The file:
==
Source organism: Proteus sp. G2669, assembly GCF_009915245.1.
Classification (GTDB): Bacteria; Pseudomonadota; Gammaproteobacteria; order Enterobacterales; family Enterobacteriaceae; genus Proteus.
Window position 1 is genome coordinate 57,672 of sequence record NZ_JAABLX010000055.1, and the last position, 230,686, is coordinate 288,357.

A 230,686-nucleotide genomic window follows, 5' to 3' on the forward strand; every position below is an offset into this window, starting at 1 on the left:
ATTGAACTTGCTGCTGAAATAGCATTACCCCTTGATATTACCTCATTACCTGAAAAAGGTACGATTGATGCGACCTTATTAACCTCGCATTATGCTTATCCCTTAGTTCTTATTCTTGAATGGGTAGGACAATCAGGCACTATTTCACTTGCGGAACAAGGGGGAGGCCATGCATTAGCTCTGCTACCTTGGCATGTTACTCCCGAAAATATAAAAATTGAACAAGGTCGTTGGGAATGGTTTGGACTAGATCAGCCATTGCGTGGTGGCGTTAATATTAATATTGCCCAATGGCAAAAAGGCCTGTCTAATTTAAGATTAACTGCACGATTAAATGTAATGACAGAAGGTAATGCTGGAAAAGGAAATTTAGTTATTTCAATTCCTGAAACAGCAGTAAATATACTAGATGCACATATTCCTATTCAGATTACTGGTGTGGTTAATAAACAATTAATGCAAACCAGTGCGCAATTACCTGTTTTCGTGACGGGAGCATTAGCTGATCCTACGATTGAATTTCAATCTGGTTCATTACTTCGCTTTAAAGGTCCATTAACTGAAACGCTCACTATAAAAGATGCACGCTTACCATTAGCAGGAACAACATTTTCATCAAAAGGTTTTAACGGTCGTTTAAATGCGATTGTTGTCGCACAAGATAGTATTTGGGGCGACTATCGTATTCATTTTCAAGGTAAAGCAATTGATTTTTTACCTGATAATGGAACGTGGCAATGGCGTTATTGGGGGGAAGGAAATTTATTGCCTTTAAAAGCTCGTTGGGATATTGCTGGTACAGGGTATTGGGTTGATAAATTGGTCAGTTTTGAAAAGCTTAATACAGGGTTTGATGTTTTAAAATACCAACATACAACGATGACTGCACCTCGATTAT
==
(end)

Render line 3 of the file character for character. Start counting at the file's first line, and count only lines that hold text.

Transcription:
Window position 1 is genome coordinate 57,672 of sequence record NZ_JAABLX010000055.1, and the last position, 230,686, is coordinate 288,357.